The day of our return to Prague, Michael and I headed to the Národní památník, the National Monument on Vitkov Hill while Sami and Nate took naps following the long drive from Berlin. This museum is dedicated to the history of the statehood of Czechoslovakia: from its foundation in 1918 to its end in 1939 and its reestablishment subsequent to World War II, its governance by the Soviet Union from 1948-1989 and the fall of communism, up through the Velvet Divorce in 1992 when the Czech Republic and Slovakia peacefully separated. As the building is managed by the National Museum, with history being told from a Czech perspective, of course the exhibits read with a bias, as some have complained in Yelp reviews. It is their nation’s history. In spite of this, and perhaps because of this, a visit to the National Monument is a good way to spend a quiet Sunday afternoon.
The park surrounding the museum was really pleasant. It was close to our AirBnB in Prague 3, and so it was an easy walk from where we were staying. Yes, the museum is indeed on a hill, with trails that take visitors up a nice incline, but there was fortunately some shade thanks to the trees along the paths. The day was warm, and I failed to bring a water bottle as I figured we’d grab a soda at the rooftop cafe.
After paying our entry, which was just over $5 per person with the conversion from koruna to dollars, we visited the downstairs portion of the museum. At ground level is the Czech statehood long-term exhibition, as well as side exhibits dedicated to programs such as Scouting. It was neat to see how Scouts developed in what would become the Czech Republic, and how the culture of the American West influenced Czech Scouts and Guides. Ultimately though, the goal is the same regardless of country: “to encourage positive forming of children’s and youth’s personality, intellect, spirituality, morality and social and physical skills.”
Also on the lower floor is the Tomb of the Unknown Soldier, which contains the remains of an unknown soldier from the Battles of Zborov in 1917 and Dukla in 1944. The room is beautifully done in intricate mosaics, with a marble sarcophagus. It is at once interesting and somber, and as an American learning the history of a nation that has existed in its current relative peace and freedom for just over 30 years, a reminder that it only takes a generation for freedom to be lost. May these soldiers rest in peace.
We headed outside where the museum has a rooftop cafe that offers beautiful panoramas of the city below. We arrived within an hour of the museum’s closing so there really wasn’t anyone at the counter while we were there, however there were a few folks enjoying the day on the patio with their pots of tea. We checked it out and took a few photos before heading back inside and checking out the other exhibits.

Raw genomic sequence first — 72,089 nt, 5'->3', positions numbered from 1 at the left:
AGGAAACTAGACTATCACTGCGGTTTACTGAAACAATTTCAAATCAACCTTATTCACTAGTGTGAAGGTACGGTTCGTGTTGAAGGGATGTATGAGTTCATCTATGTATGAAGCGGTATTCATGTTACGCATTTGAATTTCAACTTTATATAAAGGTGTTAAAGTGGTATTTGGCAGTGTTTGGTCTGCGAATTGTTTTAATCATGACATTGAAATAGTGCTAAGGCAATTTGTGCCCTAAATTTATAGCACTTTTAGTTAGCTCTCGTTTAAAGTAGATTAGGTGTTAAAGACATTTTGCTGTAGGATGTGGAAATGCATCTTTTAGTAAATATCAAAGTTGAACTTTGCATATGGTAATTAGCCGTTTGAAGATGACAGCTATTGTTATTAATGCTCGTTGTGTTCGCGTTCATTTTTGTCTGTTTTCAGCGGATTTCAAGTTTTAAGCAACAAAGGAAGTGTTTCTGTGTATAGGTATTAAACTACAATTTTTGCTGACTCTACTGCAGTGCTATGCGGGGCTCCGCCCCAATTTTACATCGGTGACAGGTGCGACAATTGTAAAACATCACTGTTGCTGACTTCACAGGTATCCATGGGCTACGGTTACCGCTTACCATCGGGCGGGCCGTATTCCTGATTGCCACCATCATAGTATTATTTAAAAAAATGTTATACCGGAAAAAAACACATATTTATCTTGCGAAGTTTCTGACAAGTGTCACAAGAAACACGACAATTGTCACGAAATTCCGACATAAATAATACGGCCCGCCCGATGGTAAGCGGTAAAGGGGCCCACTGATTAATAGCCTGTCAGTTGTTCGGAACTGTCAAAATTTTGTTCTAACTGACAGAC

Featured until the end of September 2022 is the history of the Czech Driver Education System. We had fun with this as Jacob earned his driver license last year, and agreed that a good driver education system is beneficial for many young drivers. The exhibition features three simulators which are offered as part of the museum tours, along with parts of a car engine, driver’s ed books, and more. I thought Jacob would have enjoyed this, as well as the rest of the museum. Sadly, he was unable to be on this trip, though he did have a really good reason, as he is following a long-time dream of his and is at basic training at time of writing.
After checking out the Driver Education exhibition, we headed back outside. There, we were greeted by the massive bronze statue of Jan Žižka atop his horse during the Battle of Grunwald in 1410 during the Reformation. Fun fact, this statue is the third largest horse statue in the world. The detailing on the statue is impressive; it is said that the finest horse was used as a model for the statue. The structure measures 22 meters high, and is situated in the location where Žižka lead the Hussites to victory against the Crusaders. It is a pretty cool statue, and truly massive. I appreciated its height as I was standing at its base.
After hanging out for a bit longer and catching a few Pokemon, we walked back to the AirBnB to get the kids ready for a family dinner with Emily. We had returned to Prague on my birthday, and I looked forward to celebrating together with the family. A visit to the National Monument and a walk in the park was a great way to kick off our stay in Prague.
For more information and to purchase tickets, check out:
Scouting in the Czech Republic. skaut.cz. (2021, September 10). Retrieved August 2, 2022, from https://www.skaut.cz/english/about-us/
Equestrian statue of jan zizka in Prague Czech Republic. Equestrian statues. (2021, January 29). Retrieved August 2, 2022, from https://equestrianstatue.org/zizka-jan/